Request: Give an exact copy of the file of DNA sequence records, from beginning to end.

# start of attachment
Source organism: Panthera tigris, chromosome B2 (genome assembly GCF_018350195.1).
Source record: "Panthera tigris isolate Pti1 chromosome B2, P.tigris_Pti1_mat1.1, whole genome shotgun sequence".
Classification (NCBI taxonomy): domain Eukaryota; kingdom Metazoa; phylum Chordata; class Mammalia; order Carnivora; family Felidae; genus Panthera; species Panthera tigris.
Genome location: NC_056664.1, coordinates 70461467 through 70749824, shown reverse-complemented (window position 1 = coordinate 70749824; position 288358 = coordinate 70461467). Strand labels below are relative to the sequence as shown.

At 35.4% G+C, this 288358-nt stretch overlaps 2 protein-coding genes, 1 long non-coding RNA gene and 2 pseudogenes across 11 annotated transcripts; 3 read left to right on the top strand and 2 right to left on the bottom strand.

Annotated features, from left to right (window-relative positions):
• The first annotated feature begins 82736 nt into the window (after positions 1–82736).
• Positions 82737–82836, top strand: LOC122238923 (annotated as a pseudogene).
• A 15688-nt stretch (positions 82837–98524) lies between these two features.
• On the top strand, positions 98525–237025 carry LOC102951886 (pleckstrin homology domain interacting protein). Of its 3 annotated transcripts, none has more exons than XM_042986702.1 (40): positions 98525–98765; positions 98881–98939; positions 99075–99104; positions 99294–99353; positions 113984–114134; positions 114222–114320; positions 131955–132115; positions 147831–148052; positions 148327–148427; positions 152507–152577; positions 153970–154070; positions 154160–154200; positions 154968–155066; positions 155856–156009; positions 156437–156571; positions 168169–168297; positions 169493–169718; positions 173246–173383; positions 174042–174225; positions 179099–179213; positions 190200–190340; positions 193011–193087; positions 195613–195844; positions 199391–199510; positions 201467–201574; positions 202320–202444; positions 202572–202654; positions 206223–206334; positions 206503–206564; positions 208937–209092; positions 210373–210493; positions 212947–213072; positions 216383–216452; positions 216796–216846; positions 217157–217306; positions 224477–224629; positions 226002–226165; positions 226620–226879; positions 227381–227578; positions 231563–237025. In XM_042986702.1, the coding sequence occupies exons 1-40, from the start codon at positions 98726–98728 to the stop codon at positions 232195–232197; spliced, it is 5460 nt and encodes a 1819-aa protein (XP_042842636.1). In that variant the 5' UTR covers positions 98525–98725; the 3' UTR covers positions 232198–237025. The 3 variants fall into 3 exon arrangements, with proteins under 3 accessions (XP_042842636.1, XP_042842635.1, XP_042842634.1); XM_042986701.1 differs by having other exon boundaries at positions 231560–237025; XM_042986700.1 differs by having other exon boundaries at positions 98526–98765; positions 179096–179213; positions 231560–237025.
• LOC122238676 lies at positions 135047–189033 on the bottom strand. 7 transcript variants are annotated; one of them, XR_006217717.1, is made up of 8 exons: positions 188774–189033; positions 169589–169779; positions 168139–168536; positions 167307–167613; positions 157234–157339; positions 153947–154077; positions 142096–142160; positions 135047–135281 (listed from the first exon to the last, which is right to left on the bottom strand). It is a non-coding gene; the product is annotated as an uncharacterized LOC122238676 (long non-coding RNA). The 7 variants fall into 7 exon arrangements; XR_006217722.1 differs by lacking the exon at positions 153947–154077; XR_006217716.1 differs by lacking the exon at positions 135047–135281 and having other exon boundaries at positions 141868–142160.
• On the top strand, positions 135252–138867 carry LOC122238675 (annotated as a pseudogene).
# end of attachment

Source organism: Panthera tigris, chromosome B2 (genome assembly GCF_018350195.1).
Source record: "Panthera tigris isolate Pti1 chromosome B2, P.tigris_Pti1_mat1.1, whole genome shotgun sequence".
Classification (NCBI taxonomy): domain Eukaryota; kingdom Metazoa; phylum Chordata; class Mammalia; order Carnivora; family Felidae; genus Panthera; species Panthera tigris.
Genome location: NC_056664.1, coordinates 70461467 through 70749824, shown reverse-complemented (window position 1 = coordinate 70749824; position 288358 = coordinate 70461467). Strand labels below are relative to the sequence as shown.

At 35.4% G+C, this 288358-nt stretch overlaps 2 protein-coding genes, 1 long non-coding RNA gene and 2 pseudogenes across 11 annotated transcripts; 3 read left to right on the top strand and 2 right to left on the bottom strand.

Annotated features, from left to right (window-relative positions):
• The first annotated feature begins 82736 nt into the window (after positions 1–82736).
• Positions 82737–82836, top strand: LOC122238923 (annotated as a pseudogene).
• A 15688-nt stretch (positions 82837–98524) lies between these two features.
• On the top strand, positions 98525–237025 carry LOC102951886 (pleckstrin homology domain interacting protein). Of its 3 annotated transcripts, none has more exons than XM_042986702.1 (40): positions 98525–98765; positions 98881–98939; positions 99075–99104; positions 99294–99353; positions 113984–114134; positions 114222–114320; positions 131955–132115; positions 147831–148052; positions 148327–148427; positions 152507–152577; positions 153970–154070; positions 154160–154200; positions 154968–155066; positions 155856–156009; positions 156437–156571; positions 168169–168297; positions 169493–169718; positions 173246–173383; positions 174042–174225; positions 179099–179213; positions 190200–190340; positions 193011–193087; positions 195613–195844; positions 199391–199510; positions 201467–201574; positions 202320–202444; positions 202572–202654; positions 206223–206334; positions 206503–206564; positions 208937–209092; positions 210373–210493; positions 212947–213072; positions 216383–216452; positions 216796–216846; positions 217157–217306; positions 224477–224629; positions 226002–226165; positions 226620–226879; positions 227381–227578; positions 231563–237025. In XM_042986702.1, the coding sequence occupies exons 1-40, from the start codon at positions 98726–98728 to the stop codon at positions 232195–232197; spliced, it is 5460 nt and encodes a 1819-aa protein (XP_042842636.1). In that variant the 5' UTR covers positions 98525–98725; the 3' UTR covers positions 232198–237025. The 3 variants fall into 3 exon arrangements, with proteins under 3 accessions (XP_042842636.1, XP_042842635.1, XP_042842634.1); XM_042986701.1 differs by having other exon boundaries at positions 231560–237025; XM_042986700.1 differs by having other exon boundaries at positions 98526–98765; positions 179096–179213; positions 231560–237025.
• LOC122238676 lies at positions 135047–189033 on the bottom strand. 7 transcript variants are annotated; one of them, XR_006217717.1, is made up of 8 exons: positions 188774–189033; positions 169589–169779; positions 168139–168536; positions 167307–167613; positions 157234–157339; positions 153947–154077; positions 142096–142160; positions 135047–135281 (listed from the first exon to the last, which is right to left on the bottom strand). It is a non-coding gene; the product is annotated as an uncharacterized LOC122238676 (long non-coding RNA). The 7 variants fall into 7 exon arrangements; XR_006217722.1 differs by lacking the exon at positions 153947–154077; XR_006217716.1 differs by lacking the exon at positions 135047–135281 and having other exon boundaries at positions 141868–142160.
• On the top strand, positions 135252–138867 carry LOC122238675 (annotated as a pseudogene).